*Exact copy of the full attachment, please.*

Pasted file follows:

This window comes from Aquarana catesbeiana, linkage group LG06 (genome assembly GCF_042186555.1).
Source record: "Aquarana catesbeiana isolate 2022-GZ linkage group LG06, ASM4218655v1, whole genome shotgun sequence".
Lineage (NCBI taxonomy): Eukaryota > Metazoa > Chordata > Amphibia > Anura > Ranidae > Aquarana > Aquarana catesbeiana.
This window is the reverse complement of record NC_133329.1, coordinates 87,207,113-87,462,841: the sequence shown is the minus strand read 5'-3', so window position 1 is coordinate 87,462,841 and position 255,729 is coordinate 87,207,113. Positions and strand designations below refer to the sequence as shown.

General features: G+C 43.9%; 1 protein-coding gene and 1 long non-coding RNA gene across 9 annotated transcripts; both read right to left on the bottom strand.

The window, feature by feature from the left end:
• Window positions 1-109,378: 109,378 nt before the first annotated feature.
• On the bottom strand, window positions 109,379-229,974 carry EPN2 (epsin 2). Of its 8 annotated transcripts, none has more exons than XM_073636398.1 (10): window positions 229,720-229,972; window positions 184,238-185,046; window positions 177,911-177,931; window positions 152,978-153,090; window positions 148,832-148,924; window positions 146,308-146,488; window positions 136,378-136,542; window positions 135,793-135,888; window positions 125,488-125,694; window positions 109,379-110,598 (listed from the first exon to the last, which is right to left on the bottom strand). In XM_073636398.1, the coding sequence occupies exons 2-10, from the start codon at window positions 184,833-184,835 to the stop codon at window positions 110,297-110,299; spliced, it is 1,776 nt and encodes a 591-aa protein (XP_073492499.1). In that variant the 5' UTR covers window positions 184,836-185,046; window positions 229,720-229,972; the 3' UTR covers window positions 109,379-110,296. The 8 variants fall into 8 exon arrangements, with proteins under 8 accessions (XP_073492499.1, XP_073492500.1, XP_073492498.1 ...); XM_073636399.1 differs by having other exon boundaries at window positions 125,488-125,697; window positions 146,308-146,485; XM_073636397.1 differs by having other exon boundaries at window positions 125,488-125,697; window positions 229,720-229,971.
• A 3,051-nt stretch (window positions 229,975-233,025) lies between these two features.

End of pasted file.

This window comes from Aquarana catesbeiana, linkage group LG06 (genome assembly GCF_042186555.1).
Source record: "Aquarana catesbeiana isolate 2022-GZ linkage group LG06, ASM4218655v1, whole genome shotgun sequence".
Lineage (NCBI taxonomy): Eukaryota > Metazoa > Chordata > Amphibia > Anura > Ranidae > Aquarana > Aquarana catesbeiana.
This window is the reverse complement of record NC_133329.1, coordinates 87,207,113-87,462,841: the sequence shown is the minus strand read 5'-3', so window position 1 is coordinate 87,462,841 and position 255,729 is coordinate 87,207,113. Positions and strand designations below refer to the sequence as shown.

General features: G+C 43.9%; 1 protein-coding gene and 1 long non-coding RNA gene across 9 annotated transcripts; both read right to left on the bottom strand.

The window, feature by feature from the left end:
• Window positions 1-109,378: 109,378 nt before the first annotated feature.
• On the bottom strand, window positions 109,379-229,974 carry EPN2 (epsin 2). Of its 8 annotated transcripts, none has more exons than XM_073636398.1 (10): window positions 229,720-229,972; window positions 184,238-185,046; window positions 177,911-177,931; window positions 152,978-153,090; window positions 148,832-148,924; window positions 146,308-146,488; window positions 136,378-136,542; window positions 135,793-135,888; window positions 125,488-125,694; window positions 109,379-110,598 (listed from the first exon to the last, which is right to left on the bottom strand). In XM_073636398.1, the coding sequence occupies exons 2-10, from the start codon at window positions 184,833-184,835 to the stop codon at window positions 110,297-110,299; spliced, it is 1,776 nt and encodes a 591-aa protein (XP_073492499.1). In that variant the 5' UTR covers window positions 184,836-185,046; window positions 229,720-229,972; the 3' UTR covers window positions 109,379-110,296. The 8 variants fall into 8 exon arrangements, with proteins under 8 accessions (XP_073492499.1, XP_073492500.1, XP_073492498.1 ...); XM_073636399.1 differs by having other exon boundaries at window positions 125,488-125,697; window positions 146,308-146,485; XM_073636397.1 differs by having other exon boundaries at window positions 125,488-125,697; window positions 229,720-229,971.
• A 3,051-nt stretch (window positions 229,975-233,025) lies between these two features.